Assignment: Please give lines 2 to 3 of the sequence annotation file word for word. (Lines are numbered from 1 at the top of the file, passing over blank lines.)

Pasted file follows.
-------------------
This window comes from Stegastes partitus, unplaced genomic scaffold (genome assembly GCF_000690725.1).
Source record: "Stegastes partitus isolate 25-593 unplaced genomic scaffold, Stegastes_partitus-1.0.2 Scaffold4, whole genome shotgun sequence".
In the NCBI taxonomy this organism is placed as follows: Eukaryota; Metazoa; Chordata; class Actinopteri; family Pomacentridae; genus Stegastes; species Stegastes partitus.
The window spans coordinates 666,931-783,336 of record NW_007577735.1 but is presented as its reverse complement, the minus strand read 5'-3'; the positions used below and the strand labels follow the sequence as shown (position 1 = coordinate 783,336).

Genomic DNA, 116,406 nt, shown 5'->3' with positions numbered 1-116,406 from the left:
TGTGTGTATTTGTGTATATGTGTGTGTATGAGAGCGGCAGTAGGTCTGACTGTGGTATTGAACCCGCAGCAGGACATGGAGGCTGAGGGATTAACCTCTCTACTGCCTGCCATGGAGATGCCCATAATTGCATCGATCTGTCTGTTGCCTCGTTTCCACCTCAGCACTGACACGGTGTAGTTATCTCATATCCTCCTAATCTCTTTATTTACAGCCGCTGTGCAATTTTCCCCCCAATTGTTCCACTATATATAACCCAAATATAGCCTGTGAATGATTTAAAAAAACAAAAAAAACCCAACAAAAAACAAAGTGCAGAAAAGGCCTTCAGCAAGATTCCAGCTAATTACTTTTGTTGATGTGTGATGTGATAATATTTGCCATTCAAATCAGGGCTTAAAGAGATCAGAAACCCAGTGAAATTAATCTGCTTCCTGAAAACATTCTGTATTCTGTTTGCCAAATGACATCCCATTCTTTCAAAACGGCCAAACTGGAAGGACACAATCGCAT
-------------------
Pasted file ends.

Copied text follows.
Source record: "Stegastes partitus isolate 25-593 unplaced genomic scaffold, Stegastes_partitus-1.0.2 Scaffold4, whole genome shotgun sequence".
In the NCBI taxonomy this organism is placed as follows: Eukaryota; Metazoa; Chordata; class Actinopteri; family Pomacentridae; genus Stegastes; species Stegastes partitus.